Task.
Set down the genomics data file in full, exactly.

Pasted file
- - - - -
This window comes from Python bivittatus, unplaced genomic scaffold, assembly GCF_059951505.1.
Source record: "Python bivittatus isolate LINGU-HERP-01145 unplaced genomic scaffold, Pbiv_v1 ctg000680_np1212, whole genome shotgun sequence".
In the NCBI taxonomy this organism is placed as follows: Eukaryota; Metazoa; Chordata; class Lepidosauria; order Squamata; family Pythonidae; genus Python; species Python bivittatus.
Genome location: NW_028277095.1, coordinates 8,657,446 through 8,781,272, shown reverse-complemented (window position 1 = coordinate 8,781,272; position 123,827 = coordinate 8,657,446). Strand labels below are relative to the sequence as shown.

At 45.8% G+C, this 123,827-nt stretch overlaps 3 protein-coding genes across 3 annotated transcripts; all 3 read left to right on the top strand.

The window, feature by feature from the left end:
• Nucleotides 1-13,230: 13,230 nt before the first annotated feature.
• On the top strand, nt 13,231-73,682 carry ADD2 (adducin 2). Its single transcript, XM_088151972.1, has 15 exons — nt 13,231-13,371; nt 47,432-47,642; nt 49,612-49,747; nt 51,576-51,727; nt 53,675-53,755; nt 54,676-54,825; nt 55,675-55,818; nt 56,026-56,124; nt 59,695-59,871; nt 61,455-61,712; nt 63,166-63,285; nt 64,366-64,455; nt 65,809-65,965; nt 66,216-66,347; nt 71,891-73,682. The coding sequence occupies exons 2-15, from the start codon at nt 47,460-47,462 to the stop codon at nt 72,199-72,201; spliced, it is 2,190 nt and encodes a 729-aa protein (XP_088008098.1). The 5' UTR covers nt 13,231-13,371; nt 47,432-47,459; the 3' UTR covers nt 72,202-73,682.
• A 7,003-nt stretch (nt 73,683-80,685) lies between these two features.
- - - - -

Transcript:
This window comes from Python bivittatus, unplaced genomic scaffold, assembly GCF_059951505.1.
Source record: "Python bivittatus isolate LINGU-HERP-01145 unplaced genomic scaffold, Pbiv_v1 ctg000680_np1212, whole genome shotgun sequence".
In the NCBI taxonomy this organism is placed as follows: Eukaryota; Metazoa; Chordata; class Lepidosauria; order Squamata; family Pythonidae; genus Python; species Python bivittatus.
Genome location: NW_028277095.1, coordinates 8,657,446 through 8,781,272, shown reverse-complemented (window position 1 = coordinate 8,781,272; position 123,827 = coordinate 8,657,446). Strand labels below are relative to the sequence as shown.

At 45.8% G+C, this 123,827-nt stretch overlaps 3 protein-coding genes across 3 annotated transcripts; all 3 read left to right on the top strand.

The window, feature by feature from the left end:
• Nucleotides 1-13,230: 13,230 nt before the first annotated feature.
• On the top strand, nt 13,231-73,682 carry ADD2 (adducin 2). Its single transcript, XM_088151972.1, has 15 exons — nt 13,231-13,371; nt 47,432-47,642; nt 49,612-49,747; nt 51,576-51,727; nt 53,675-53,755; nt 54,676-54,825; nt 55,675-55,818; nt 56,026-56,124; nt 59,695-59,871; nt 61,455-61,712; nt 63,166-63,285; nt 64,366-64,455; nt 65,809-65,965; nt 66,216-66,347; nt 71,891-73,682. The coding sequence occupies exons 2-15, from the start codon at nt 47,460-47,462 to the stop codon at nt 72,199-72,201; spliced, it is 2,190 nt and encodes a 729-aa protein (XP_088008098.1). The 5' UTR covers nt 13,231-13,371; nt 47,432-47,459; the 3' UTR covers nt 72,202-73,682.
• A 7,003-nt stretch (nt 73,683-80,685) lies between these two features.